As a result, CRM systems tend to be less effective at the front end of a customer’s life cycle. Companies which are process-oriented and focused on creating benefit when it comes to keeping customers and optimizing their purchases over time, and even stemming and mitigating rates of defection or recovering lost customers, rarely give enough attention to pre-purchase processes or value creation.

Everyone can repeat stories, for instance, of being ignored, treated poorly, or given insufficient information or service by badly trained, indifferent sales and service staff, thus preventing them from making an initial purchase. Or, what about unreturned phone calls, non-response to email messages, or trying to navigate poorly-designed web sites? These are just some of the pre-customer process breakdowns which CRM systems could address, in both b-to-b and b-to-c worlds, but so rarely do.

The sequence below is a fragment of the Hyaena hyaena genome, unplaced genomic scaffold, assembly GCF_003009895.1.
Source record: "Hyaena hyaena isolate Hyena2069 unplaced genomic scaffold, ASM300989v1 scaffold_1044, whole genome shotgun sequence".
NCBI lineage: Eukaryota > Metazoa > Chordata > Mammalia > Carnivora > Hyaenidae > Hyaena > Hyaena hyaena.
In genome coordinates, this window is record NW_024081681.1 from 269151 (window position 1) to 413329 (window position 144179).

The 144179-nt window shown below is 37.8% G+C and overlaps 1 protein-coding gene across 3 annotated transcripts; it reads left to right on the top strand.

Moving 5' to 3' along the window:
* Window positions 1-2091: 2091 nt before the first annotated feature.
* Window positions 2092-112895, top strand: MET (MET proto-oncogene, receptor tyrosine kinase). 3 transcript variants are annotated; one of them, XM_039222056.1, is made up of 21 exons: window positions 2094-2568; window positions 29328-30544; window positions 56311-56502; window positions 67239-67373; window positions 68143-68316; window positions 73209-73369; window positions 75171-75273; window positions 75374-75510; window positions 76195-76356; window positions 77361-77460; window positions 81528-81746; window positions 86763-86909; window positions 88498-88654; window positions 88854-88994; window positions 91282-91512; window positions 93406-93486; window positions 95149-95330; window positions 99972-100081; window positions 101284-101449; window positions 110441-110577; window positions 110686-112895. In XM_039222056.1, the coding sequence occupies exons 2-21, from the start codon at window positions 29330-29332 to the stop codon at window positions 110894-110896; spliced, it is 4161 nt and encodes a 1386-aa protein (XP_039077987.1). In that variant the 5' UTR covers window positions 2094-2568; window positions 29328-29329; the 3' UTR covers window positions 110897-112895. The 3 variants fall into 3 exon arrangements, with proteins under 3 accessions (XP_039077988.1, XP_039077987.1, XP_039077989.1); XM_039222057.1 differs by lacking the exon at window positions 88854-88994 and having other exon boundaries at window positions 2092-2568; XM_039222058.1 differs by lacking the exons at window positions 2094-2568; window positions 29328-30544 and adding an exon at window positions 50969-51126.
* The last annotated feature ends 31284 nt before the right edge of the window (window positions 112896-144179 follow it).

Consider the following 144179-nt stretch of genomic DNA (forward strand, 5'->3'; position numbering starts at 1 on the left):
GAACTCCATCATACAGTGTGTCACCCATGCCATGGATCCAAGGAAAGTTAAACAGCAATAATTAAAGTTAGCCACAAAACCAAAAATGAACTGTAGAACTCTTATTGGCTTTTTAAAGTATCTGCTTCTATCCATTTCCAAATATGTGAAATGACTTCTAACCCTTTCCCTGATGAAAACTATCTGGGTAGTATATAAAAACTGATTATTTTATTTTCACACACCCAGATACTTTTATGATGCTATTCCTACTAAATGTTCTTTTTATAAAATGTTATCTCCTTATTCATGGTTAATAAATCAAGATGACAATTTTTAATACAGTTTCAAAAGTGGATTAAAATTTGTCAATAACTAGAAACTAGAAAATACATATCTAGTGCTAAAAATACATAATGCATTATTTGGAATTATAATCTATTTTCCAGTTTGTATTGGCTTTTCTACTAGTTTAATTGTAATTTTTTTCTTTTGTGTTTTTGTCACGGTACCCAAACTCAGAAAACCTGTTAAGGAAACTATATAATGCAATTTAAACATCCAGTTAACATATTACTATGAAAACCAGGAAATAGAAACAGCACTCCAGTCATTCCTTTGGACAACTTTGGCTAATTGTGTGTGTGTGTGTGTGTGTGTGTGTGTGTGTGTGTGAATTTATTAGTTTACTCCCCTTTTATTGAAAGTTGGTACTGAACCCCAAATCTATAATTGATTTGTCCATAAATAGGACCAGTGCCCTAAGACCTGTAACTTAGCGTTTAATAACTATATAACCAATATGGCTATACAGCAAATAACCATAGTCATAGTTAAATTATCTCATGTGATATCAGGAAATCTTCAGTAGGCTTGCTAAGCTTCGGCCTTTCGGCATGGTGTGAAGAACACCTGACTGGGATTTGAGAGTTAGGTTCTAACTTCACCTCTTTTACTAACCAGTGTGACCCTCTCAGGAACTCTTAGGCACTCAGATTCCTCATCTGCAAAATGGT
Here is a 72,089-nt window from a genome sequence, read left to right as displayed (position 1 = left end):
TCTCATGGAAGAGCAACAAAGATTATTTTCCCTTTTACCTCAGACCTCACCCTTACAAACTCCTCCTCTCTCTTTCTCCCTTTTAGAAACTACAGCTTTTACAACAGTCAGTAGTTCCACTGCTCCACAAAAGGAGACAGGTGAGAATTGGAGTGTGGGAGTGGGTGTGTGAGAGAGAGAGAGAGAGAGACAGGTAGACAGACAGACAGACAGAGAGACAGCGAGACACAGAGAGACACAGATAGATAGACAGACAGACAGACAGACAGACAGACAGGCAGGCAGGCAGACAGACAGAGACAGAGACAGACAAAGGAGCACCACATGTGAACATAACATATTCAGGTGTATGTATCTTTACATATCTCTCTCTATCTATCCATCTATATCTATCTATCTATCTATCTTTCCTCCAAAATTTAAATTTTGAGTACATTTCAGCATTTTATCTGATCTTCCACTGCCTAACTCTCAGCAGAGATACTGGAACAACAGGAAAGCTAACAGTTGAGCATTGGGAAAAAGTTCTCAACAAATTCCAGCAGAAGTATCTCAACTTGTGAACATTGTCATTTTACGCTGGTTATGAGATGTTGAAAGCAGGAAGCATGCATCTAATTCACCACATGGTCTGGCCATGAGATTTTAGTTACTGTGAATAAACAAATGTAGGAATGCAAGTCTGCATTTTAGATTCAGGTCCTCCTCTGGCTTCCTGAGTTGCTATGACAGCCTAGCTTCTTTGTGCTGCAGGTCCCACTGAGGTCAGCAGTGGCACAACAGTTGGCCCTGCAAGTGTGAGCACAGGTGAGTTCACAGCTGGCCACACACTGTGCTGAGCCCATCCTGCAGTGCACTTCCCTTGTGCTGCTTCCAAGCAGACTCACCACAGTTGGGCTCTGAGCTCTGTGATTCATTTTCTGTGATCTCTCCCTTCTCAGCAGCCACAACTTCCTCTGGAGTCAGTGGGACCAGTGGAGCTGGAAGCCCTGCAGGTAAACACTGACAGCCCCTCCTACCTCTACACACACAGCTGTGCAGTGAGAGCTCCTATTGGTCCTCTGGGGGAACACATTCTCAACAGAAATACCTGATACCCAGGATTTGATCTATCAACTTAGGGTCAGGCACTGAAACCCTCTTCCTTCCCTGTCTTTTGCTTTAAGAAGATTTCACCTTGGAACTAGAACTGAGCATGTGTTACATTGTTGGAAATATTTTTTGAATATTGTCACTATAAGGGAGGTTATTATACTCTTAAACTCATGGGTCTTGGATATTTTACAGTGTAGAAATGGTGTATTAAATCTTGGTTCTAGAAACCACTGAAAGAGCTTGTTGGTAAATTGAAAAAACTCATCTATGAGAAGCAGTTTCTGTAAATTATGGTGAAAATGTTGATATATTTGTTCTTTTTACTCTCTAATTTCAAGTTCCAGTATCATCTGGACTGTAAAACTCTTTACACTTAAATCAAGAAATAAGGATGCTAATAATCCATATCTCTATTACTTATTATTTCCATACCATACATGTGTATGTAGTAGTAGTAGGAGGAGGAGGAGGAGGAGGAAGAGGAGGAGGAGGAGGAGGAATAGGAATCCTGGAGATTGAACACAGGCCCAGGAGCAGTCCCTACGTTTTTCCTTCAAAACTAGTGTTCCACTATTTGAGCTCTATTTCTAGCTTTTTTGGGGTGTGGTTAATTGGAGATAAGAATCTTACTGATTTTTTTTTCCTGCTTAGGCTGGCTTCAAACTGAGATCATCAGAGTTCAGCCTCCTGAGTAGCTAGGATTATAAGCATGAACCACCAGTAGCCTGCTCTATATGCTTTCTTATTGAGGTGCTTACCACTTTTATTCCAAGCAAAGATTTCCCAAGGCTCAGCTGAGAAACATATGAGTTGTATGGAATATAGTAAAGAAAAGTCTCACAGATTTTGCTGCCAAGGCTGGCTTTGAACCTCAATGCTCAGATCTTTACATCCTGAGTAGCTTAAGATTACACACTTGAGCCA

What is a Potential Customer Worth?

The other prospect challenge is that of customer suitability. Stating that all customers are not created equal is hardly an oversimplification. But, just like the pigs in Orwell’s Animal Farm, some customers are more equal than others. No company has unlimited resources to equally service or support all their customers. Repeat buying power, one key element of customer loyalty, is everything when prospecting for potential customers. Some customers are worth a great deal, some may become more valuable over time, some may be valuable for a brief period but may be easily lured away, some are only seeking a price which would be disadvantageous for the supplier, and some are never likely to become valuable.

No company has unlimited resources to equally service or support all their customers.